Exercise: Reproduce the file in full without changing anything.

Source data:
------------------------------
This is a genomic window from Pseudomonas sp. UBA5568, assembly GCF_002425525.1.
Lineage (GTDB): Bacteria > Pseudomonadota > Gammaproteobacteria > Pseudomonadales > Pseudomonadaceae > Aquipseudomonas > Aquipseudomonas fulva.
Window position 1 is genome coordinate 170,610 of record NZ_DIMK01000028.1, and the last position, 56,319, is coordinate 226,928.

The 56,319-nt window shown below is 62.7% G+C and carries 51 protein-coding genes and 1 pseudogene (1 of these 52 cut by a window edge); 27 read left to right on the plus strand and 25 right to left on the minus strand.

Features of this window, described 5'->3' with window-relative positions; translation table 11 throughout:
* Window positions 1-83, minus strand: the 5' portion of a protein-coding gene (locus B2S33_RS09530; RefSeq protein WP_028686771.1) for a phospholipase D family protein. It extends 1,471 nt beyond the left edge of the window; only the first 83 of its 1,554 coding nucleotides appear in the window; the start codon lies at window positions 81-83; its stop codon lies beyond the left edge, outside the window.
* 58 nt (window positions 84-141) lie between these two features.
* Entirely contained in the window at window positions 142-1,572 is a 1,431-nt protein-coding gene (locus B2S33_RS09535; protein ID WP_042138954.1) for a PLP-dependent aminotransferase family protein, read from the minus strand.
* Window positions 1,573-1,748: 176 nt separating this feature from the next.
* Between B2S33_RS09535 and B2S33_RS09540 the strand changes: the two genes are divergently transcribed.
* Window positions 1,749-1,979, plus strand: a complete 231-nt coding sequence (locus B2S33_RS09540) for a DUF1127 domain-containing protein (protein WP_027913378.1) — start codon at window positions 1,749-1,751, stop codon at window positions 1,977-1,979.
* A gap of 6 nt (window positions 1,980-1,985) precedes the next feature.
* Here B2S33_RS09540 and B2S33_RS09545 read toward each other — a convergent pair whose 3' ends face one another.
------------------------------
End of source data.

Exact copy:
This is a genomic window from Pseudomonas sp. UBA5568, assembly GCF_002425525.1.
Lineage (GTDB): Bacteria > Pseudomonadota > Gammaproteobacteria > Pseudomonadales > Pseudomonadaceae > Aquipseudomonas > Aquipseudomonas fulva.
Window position 1 is genome coordinate 170,610 of record NZ_DIMK01000028.1, and the last position, 56,319, is coordinate 226,928.

The 56,319-nt window shown below is 62.7% G+C and carries 51 protein-coding genes and 1 pseudogene (1 of these 52 cut by a window edge); 27 read left to right on the plus strand and 25 right to left on the minus strand.

Features of this window, described 5'->3' with window-relative positions; translation table 11 throughout:
* Window positions 1-83, minus strand: the 5' portion of a protein-coding gene (locus B2S33_RS09530; RefSeq protein WP_028686771.1) for a phospholipase D family protein. It extends 1,471 nt beyond the left edge of the window; only the first 83 of its 1,554 coding nucleotides appear in the window; the start codon lies at window positions 81-83; its stop codon lies beyond the left edge, outside the window.
* 58 nt (window positions 84-141) lie between these two features.
* Entirely contained in the window at window positions 142-1,572 is a 1,431-nt protein-coding gene (locus B2S33_RS09535; protein ID WP_042138954.1) for a PLP-dependent aminotransferase family protein, read from the minus strand.
* Window positions 1,573-1,748: 176 nt separating this feature from the next.
* Between B2S33_RS09535 and B2S33_RS09540 the strand changes: the two genes are divergently transcribed.
* Window positions 1,749-1,979, plus strand: a complete 231-nt coding sequence (locus B2S33_RS09540) for a DUF1127 domain-containing protein (protein WP_027913378.1) — start codon at window positions 1,749-1,751, stop codon at window positions 1,977-1,979.
* A gap of 6 nt (window positions 1,980-1,985) precedes the next feature.
* Here B2S33_RS09540 and B2S33_RS09545 read toward each other — a convergent pair whose 3' ends face one another.